In a perfect world, a client comes to an agency in thrall to its creative and strategic capabilities. They would be open to the hard-won advice on offer; they would take suggestions and adapt their offers accordingly. In a perfect world, the agency would be asked to put together copy or a strategy for a product that’s beautifully designed, created to solve problems for people: something different, something unique, interesting, simple and intuitive enough for a child to use.

Yet most of agency life is not spent on State Street’s fearless statements, or basking in the glory of the Gold Cannes Lion won for doubling yoghurt sales while saving penguins. The reality is far more mundane: most people have to do at least some boring work for at least some boring clients.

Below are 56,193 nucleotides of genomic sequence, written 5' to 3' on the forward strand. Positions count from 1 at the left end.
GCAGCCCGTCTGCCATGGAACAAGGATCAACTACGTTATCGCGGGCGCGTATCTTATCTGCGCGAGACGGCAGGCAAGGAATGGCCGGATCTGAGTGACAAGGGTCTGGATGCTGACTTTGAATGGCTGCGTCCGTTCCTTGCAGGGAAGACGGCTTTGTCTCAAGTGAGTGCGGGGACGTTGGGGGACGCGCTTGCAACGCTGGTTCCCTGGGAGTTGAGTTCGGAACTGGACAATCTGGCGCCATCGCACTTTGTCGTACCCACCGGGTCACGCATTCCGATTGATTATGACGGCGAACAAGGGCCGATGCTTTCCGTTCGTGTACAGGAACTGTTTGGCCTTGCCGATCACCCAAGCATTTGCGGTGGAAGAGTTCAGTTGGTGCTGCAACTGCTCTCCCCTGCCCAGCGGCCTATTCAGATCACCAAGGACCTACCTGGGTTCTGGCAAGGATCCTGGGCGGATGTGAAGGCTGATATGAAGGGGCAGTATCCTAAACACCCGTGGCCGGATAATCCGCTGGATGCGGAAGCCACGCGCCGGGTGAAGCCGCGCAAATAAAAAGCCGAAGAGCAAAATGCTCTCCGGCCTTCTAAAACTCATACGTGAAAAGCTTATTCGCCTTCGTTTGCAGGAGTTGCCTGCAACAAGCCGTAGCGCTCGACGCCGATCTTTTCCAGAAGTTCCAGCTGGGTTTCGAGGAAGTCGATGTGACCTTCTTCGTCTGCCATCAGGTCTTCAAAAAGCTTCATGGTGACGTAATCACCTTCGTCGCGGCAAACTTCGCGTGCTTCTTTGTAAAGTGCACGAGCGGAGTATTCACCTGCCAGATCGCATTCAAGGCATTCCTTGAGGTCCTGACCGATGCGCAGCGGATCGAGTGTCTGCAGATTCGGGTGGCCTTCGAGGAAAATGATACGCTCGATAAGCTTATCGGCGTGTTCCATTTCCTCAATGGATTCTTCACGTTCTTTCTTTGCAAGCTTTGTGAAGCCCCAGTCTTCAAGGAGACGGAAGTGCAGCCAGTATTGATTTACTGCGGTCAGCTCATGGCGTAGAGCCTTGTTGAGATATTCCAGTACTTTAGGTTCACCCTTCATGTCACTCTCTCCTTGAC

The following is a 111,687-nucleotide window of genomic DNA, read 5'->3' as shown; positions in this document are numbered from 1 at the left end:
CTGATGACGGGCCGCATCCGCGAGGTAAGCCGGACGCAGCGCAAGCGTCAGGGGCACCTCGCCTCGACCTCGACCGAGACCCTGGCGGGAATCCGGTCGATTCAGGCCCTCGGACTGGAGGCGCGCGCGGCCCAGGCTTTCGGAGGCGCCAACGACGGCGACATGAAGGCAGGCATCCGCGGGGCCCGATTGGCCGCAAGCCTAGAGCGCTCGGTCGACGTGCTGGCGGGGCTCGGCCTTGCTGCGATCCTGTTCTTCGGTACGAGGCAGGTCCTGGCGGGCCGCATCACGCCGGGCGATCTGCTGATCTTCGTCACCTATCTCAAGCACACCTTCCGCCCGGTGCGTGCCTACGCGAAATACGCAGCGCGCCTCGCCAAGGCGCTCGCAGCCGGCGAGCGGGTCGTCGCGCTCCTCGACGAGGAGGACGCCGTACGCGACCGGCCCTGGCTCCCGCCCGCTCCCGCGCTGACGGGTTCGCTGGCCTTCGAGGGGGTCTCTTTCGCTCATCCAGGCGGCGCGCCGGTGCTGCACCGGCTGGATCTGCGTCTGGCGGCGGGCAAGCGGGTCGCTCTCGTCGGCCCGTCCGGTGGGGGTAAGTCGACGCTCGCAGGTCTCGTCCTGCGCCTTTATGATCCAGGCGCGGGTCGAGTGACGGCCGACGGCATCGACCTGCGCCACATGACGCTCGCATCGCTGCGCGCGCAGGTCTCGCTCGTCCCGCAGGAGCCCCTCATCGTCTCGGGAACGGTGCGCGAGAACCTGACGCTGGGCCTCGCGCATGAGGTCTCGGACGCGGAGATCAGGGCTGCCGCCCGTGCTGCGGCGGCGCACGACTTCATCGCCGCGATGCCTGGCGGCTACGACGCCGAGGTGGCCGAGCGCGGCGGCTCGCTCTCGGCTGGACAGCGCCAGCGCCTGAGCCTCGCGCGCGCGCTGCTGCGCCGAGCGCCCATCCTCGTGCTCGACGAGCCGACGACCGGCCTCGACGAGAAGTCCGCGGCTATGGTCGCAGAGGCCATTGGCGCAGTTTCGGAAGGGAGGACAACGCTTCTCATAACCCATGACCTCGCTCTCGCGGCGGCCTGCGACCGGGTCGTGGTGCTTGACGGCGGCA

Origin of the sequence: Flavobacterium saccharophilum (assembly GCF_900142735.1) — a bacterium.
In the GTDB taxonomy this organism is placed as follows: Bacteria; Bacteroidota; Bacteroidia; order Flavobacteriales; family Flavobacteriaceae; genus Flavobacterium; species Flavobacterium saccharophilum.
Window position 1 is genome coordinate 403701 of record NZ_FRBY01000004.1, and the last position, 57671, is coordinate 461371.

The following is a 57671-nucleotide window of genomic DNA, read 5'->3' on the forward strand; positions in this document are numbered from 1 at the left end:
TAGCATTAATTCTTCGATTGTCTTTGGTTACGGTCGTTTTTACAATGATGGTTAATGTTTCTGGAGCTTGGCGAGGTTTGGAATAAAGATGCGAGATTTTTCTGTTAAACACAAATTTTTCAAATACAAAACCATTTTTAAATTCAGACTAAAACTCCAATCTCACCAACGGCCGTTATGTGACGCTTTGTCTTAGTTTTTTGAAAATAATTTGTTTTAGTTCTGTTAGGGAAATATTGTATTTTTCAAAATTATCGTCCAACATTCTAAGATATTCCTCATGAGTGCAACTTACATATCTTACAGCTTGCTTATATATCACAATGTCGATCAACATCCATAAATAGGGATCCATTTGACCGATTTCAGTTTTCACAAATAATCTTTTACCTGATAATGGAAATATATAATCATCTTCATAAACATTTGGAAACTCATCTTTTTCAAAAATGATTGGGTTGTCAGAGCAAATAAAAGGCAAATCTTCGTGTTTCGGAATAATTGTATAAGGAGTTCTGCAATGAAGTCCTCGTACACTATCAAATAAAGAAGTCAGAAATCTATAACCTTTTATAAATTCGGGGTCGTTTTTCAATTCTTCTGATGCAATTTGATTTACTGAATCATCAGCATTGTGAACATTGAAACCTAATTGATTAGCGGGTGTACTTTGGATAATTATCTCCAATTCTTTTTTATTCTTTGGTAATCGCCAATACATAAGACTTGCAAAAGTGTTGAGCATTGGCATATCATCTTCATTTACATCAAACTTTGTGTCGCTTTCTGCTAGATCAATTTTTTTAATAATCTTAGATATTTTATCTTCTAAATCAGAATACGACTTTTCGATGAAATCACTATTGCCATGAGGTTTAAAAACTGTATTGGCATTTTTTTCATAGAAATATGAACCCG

Jonathan Kranz is a copywriter who has literally written the book on the discipline with his contribution to the ‘For Dummies’ series. While Kranz is no idealist, he is an optimist, striking one of the most engaging poses at Advertising Week Europe (London, March 2018) with his small stage session, where it felt like the audience was truly getting at the knotty corners of problems it knew well, but needed some encouragement in solving. His optimism chimed with a call to any persuasive writers: even when doing boring work for boring clients, you have a responsibility to produce similarly great work.

Boring